Planet Of The Apes: The Series

Planet Of The Apes: The SeriesThe most unexpected Planet Of The Apes soundtrack of all is this compilation of music from the franchise’s brief extension in live-action TV. Though the series boasted some segments worthy of the Apes brand of storytelling, it’s often ignored by more serious afficionados of the original film series because it doesn’t try very hard to adhere to the movies’ timeline. What the TV series had going for it was lavish location filming, Roddy McDowall again donning the makeup of a sympathetic ape, and what was actually a fairly effective music library.

With the rules of television scoring being different in the ’70s, not every episode of the Apes TV series got its own score; many of its installments were “tracked” from this music written for early episodes. Lalo Schifrin also composed the oppressive, guttural main theme, so his scores tended to quote that theme frequently, providing some unity. The episodes scores by Schifrin were less adventurous than, say, the same composer’s globe-style-trotting music for Mission: Impossible, but he wisely leans in favor of “aping” the brutal, occasionally dissonant sound established by the first movie’s groundbreaking Jerry Goldsmith soundtrack. With a smaller ensemble at his disposal, Schifrin makes the best use of his orchestral resources: there’s more brass than strings here, and he can’t hope to match Goldsmith’s wall of violent unconventional percussion. What he manages to pull off with that smaller orchestra is impressive.

Some of the better cues are the wrap-everything-up-on-a-less-hopeless-note final scenes from Schifrin’s scores. “Your World”, from the series pilot, is the musical epitome of “cautiously optimistic,” while “A Beginning” (the final cue of the show’s second hour, The Gladiators) is less certain in its feel-good send-off (and was used to close out many of the series’ installments). The Gladiators score also provides a showcase for what Schifrin was able to do with his more modest percussion section.

Another early episode score, The Legacy, was composed by guest musician Earle Hagen, and it’s distinctly different from Schifrin’s music. Less in-your-face pessimistic than Schifrin’s scores, Hagen’s music is more typical of mid 1970s drama scoring for American TV. Cues like The Soldiers demonstrate an attempt to mesh with the Schifrin scores, but most of the music is subtler and more mysterious, befitting the episode’s race to preserve a hologram which promises to be a storehouse of human scientific knowledge. Hagen went on to compose other scores for the series, ultimately providing almost a third of the show’s scores versus the two-thirds either scored by Schifrin or tracked from episodes previously scored by Schifrin.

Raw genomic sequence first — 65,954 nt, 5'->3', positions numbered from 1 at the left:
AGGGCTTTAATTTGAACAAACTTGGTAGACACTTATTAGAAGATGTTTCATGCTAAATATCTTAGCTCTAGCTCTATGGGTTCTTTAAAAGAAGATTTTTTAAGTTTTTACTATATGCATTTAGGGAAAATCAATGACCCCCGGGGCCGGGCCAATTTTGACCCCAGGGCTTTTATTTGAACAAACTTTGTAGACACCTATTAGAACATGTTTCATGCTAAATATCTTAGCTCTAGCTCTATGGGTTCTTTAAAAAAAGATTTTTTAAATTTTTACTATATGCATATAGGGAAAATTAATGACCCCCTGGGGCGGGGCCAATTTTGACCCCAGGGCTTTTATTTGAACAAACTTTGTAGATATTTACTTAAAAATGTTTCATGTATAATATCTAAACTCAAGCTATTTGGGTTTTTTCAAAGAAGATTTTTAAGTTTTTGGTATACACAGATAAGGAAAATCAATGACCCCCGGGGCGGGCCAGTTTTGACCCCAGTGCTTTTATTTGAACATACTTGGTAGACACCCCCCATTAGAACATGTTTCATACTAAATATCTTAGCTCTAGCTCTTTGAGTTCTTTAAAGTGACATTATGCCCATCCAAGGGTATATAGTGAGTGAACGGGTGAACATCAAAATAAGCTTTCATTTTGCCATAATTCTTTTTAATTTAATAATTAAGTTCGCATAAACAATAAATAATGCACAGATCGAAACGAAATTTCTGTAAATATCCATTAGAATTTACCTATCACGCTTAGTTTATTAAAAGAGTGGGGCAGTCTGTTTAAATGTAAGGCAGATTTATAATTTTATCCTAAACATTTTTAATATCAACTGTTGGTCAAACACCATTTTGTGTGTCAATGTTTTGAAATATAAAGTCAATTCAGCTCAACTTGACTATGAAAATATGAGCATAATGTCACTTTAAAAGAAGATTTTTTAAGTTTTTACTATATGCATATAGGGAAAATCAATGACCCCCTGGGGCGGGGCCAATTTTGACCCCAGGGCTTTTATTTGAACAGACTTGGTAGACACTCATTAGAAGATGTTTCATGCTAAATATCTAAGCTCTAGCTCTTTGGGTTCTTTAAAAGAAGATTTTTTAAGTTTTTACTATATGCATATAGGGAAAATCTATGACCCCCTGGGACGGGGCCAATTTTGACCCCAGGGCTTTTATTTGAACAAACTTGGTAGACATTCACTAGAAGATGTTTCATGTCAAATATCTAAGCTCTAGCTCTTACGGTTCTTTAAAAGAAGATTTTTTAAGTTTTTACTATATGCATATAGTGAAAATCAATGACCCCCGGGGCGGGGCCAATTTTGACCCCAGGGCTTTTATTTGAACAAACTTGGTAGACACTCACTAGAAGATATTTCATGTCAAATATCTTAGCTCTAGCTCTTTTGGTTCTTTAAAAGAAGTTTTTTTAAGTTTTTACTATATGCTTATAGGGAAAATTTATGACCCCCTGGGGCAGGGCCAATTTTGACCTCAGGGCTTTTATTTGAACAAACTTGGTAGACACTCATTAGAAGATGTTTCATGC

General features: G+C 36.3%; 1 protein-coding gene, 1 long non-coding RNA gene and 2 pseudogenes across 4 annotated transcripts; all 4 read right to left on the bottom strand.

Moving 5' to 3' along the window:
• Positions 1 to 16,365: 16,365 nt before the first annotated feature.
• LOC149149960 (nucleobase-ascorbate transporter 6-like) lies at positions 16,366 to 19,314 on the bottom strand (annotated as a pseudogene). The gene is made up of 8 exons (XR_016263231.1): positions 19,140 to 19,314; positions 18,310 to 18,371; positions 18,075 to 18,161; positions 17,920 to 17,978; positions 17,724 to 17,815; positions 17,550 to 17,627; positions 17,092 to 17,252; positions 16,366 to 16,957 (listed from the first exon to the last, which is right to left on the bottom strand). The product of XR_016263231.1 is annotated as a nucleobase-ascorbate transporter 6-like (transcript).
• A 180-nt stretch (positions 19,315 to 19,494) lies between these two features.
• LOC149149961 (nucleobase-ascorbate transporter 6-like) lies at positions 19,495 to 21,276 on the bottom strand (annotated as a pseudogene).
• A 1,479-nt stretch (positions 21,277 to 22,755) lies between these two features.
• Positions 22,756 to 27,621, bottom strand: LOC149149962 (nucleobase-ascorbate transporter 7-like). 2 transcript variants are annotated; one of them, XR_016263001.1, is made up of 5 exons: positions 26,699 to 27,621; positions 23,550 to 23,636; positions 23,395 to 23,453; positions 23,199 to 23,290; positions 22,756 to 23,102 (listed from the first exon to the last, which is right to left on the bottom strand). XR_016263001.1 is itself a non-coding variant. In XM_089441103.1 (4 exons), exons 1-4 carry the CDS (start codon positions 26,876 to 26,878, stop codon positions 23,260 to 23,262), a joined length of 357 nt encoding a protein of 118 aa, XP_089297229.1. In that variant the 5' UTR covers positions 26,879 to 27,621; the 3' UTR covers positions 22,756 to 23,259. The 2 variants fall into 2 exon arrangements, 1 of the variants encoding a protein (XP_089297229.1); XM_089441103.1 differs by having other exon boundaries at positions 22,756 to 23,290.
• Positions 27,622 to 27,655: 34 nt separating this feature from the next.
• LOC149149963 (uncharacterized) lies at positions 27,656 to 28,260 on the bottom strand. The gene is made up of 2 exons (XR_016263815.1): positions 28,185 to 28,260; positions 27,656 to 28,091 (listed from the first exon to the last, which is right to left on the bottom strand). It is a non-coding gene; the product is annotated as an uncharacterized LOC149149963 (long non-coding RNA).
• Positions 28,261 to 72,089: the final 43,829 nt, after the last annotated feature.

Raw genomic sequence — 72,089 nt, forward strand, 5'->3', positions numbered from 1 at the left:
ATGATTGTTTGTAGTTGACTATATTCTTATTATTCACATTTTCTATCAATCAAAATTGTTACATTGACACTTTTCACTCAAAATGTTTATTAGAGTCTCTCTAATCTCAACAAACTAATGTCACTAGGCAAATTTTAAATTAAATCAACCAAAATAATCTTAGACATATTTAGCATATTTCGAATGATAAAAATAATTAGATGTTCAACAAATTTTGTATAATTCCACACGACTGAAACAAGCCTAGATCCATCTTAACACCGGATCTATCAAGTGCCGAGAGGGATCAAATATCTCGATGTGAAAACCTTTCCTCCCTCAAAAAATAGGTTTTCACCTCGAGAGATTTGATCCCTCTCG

The last score – incidentally closing out the first four episodes of the show – sees Schifrin return with a more robust percussion ensemble, and resuming the use of music that complements his main theme nicely. A few cues (the opening moments of “Riding For Urko” in particular) see Schifrin confidently stepping right up to the territory mapped out by Goldsmith’s score for the first Apes movie. 4 out of 4This score truly belongs in the Apes musical pantheon.

And so does the TV soundtrack as a whole. More obscure than even the later film sequels, the TV series suffered from a malady common to early ’70s TV science fiction – namely having well-worn plots from westerns or The Fugitive grafted onto the Planet Of The Apes backstory – but the music is one of the better things about the show, consistently reminding the audience of the stakes in play, even if the scripts didn’t make this quite so clear.

Order this CD

  1. Main Title (1:15)

    Escape From Tomorrow by Lalo Schifrin

  2. The Spaceship (2:38)
  3. Apes (2:48)
  4. The Warp (2:03)
  5. Urko and Galen (4:05)
  6. Prison Guard (1:58)
  7. Jail Break (3:32)
  8. Your World (1:58)

    The Gladiators by Lalo Schifrin

  9. Jason (1:11)
  10. Fighting (2:14)
  11. Barlow (1:50)
  12. Trouble (2:25)
  13. Into the Arena (2:47)
  14. There Will Be Death (0:53)
  15. Humans versus Apes (2:34)
  16. A Beginning (2:32)

    The Legacy by Earle Hagen

  17. Into the Ruined City (2:28)
  18. The Machine (0:50)
  19. The Soldiers (2:30)
  20. The Key (1:25)
  21. Verdon and the Kid (1:10)
  22. The Family (1:56)
  23. The Reward (2:25)
  24. Knowledge Hunts (3:13)
  25. Farewell (0:38)

    The Good Seed by Lalo Schifrin

  26. Riding for Urko (1:48)
  27. Travel Without Stars (3:18)
  28. Attack (3:18)
  29. Bonded Humans (2:26)
  30. Next String (2:27)
  31. End Credits (1:59)

Released by: Intrada
Release date: 2005
Total running time: 68:34